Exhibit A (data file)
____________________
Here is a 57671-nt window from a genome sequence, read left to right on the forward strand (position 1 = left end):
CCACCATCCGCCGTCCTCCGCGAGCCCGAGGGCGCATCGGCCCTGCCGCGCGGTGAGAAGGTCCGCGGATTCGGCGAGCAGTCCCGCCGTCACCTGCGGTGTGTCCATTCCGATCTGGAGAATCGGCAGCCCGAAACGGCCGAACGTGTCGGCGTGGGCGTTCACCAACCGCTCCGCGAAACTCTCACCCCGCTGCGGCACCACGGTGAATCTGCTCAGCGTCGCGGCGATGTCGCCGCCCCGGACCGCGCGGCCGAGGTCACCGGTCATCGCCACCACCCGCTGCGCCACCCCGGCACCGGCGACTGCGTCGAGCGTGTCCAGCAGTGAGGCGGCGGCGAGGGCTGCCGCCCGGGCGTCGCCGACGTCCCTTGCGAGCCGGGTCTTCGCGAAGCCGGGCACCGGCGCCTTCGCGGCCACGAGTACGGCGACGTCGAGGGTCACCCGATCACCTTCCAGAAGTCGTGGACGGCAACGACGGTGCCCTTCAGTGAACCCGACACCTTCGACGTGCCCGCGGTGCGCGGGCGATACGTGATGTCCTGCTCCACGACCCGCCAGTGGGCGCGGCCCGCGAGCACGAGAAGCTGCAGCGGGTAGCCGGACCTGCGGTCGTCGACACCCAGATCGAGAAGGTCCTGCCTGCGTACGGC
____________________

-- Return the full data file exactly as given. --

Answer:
Here is a 57671-nt window from a genome sequence, read left to right on the forward strand (position 1 = left end):
CCACCATCCGCCGTCCTCCGCGAGCCCGAGGGCGCATCGGCCCTGCCGCGCGGTGAGAAGGTCCGCGGATTCGGCGAGCAGTCCCGCCGTCACCTGCGGTGTGTCCATTCCGATCTGGAGAATCGGCAGCCCGAAACGGCCGAACGTGTCGGCGTGGGCGTTCACCAACCGCTCCGCGAAACTCTCACCCCGCTGCGGCACCACGGTGAATCTGCTCAGCGTCGCGGCGATGTCGCCGCCCCGGACCGCGCGGCCGAGGTCACCGGTCATCGCCACCACCCGCTGCGCCACCCCGGCACCGGCGACTGCGTCGAGCGTGTCCAGCAGTGAGGCGGCGGCGAGGGCTGCCGCCCGGGCGTCGCCGACGTCCCTTGCGAGCCGGGTCTTCGCGAAGCCGGGCACCGGCGCCTTCGCGGCCACGAGTACGGCGACGTCGAGGGTCACCCGATCACCTTCCAGAAGTCGTGGACGGCAACGACGGTGCCCTTCAGTGAACCCGACACCTTCGACGTGCCCGCGGTGCGCGGGCGATACGTGATGTCCTGCTCCACGACCCGCCAGTGGGCGCGGCCCGCGAGCACGAGAAGCTGCAGCGGGTAGCCGGACCTGCGGTCGTCGACACCCAGATCGAGAAGGTCCTGCCTGCGTACGGC